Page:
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What I Learnt From…Hot Fuzz

A new series where I talk about the writing lessons I’ve learnt from different books, films, plays, and more.


Despite mostly writing fantasy and horror, my favourite film is about an uptight policeman (or should that be policemanofficer?) exiled from the mean streets of London to a small Gloucestershire village where nothing much happens.


Apart from a series of increasingly nasty ‘accidents’.


Every time I watch Hot Fuzz I notice a new detail, a subtle bit of foreshadowing, an insight into character. When I recently watched it again, I noticed something that made me think differently about villains.


But to talk about that, I’ve got to talk about Nicholas Angel.


WARNING: HOT FUZZ SPOILERS AHEAD



Nicholas Angel’s biggest flaw is that he doesn’t know how to ‘switch off’ from his job as a police officer. He’s always on the lookout for evildoers, whether they’re killing an increasing number of people or stealing biscuits from Somerfields.


Who else has this flaw in Hot Fuzz?



As it turns out, the NWA.


The NWA members have an eerily similar mindset to Nicholas. They want nothing more than to win Village of the Year for the twentieth year running and, in their eyes, anyone can jeopardise that. Bad actors, loitering hoodies, even a gold spray-painted living statue. They can’t ‘switch off’ from the imperfections they see in Sandford any more than Nicholas can.


This is really brought home when Nicholas falls into the crypt under the castle. The NWA has been using it as a dumping ground for those they kill ‘for the greater good’ for twenty years. Some of whom Nicholas himself arrested.


It isn’t outright stated in the film, but in a way, Nicholas has been doing the NWA’s dirty work. He's a stickler for paperwork, ensuring every misdeed in the village, no matter how small, is fully recorded. By turning these villagers into dreaded crime statistics, he doomed them to early ends.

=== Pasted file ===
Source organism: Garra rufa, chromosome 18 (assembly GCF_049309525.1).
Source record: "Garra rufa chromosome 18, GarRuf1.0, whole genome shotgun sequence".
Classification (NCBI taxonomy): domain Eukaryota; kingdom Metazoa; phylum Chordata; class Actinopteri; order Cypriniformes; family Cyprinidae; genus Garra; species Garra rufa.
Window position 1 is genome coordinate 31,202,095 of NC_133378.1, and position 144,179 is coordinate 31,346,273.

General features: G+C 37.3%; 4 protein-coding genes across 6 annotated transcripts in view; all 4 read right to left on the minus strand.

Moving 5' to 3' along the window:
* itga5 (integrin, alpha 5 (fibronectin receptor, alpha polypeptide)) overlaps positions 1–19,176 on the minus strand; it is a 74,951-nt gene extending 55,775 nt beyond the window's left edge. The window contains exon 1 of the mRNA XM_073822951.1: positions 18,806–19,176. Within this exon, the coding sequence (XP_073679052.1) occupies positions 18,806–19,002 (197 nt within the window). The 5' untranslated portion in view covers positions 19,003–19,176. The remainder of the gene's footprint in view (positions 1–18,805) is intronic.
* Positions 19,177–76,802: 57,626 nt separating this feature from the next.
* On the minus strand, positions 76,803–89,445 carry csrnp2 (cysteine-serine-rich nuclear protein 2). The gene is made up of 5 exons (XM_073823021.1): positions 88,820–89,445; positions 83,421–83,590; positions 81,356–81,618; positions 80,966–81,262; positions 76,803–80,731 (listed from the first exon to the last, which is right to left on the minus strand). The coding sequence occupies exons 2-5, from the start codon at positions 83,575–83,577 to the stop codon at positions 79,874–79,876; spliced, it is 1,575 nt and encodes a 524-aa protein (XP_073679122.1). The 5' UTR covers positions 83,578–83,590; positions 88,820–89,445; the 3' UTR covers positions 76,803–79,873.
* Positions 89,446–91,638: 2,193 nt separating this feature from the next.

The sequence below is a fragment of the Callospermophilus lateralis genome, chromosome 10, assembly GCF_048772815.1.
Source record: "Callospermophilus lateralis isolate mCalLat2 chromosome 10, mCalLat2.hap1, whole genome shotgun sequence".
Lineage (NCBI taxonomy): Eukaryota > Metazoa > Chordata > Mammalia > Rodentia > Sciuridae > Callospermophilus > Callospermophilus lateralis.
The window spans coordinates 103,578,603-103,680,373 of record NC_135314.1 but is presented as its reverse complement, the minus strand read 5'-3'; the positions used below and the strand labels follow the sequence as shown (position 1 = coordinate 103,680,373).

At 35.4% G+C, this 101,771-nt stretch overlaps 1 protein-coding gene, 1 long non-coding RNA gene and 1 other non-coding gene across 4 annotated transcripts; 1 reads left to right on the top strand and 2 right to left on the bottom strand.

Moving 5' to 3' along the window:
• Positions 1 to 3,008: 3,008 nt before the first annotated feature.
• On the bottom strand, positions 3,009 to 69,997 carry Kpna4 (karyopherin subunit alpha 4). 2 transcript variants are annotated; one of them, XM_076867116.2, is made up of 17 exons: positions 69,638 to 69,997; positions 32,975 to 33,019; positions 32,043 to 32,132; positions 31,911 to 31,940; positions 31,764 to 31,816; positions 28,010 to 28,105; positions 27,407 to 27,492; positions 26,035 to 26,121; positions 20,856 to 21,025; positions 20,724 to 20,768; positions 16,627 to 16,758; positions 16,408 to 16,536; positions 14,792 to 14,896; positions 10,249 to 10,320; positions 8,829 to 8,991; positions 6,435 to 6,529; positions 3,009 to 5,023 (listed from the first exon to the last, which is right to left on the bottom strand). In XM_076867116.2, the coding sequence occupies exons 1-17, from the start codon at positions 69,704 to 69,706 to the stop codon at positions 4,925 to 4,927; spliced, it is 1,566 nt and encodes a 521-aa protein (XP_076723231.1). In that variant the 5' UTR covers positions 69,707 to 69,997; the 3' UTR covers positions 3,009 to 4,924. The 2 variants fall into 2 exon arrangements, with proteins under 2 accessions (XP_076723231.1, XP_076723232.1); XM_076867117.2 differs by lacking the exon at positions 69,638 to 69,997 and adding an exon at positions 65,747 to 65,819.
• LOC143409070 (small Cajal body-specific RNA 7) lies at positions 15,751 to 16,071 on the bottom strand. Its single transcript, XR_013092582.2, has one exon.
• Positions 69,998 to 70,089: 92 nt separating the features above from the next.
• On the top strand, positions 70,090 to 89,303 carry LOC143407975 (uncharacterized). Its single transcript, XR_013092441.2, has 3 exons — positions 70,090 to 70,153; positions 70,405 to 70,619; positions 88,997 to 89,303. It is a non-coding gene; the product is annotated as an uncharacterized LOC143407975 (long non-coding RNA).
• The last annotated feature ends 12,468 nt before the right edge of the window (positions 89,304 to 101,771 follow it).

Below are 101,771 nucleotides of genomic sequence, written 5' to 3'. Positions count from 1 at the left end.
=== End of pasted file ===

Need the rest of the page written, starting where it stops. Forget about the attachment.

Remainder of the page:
But while the NWA crack down (quite literally) on percieved misbehaviour for a Village of the Year trophy, Nicholas’ motives are more sympathetic. He tells Danny that he became a police officer because of ‘the clear sense of right and wrong’ he felt while pretending to be one as a child. He’s not out to make everyone conform, but to make sure they respect the law.


Admittedly, the Chief Inspector’s also trying to win the award in memory of his wife, so his motive is also sympathetic. However, after winning it twenty years in a row, you’d think his wife’s memory would be satisfied.


In the end, while Nicholas changes his ways to become less of a hard ass, the NWA end the film as the crime statistics they so desperately tried to avoid.


There is a clear parallel between Nicholas’ flaw and the behaviour of the NWA. However, there are three main differences:


·       The NWA’s behaviour is far more extreme.

·       Nicholas has a sympathetic – and believable – reason for his flaw.

·       Nicholas learns from his mistakes – the NWA do not.


I’ve since noticed this pattern in other stories, where hero and villain are more similar than the former would like to think. It creates a far more powerful character arc, as we can see through the villain where the hero will end up if they don’t change their ways. When they do end up changing, the ending becomes more satisfying.


If you’re wondering who the villain of your story is, ask yourself if there’s a character with a similar flaw to your hero. Are they worse at handling their flaw? Do they have this flaw for petty or cruel reasons? And do they fail to fix this flaw by the end of the story? Adding these elements to your bad guy could make them – and your hero – all that more compelling.

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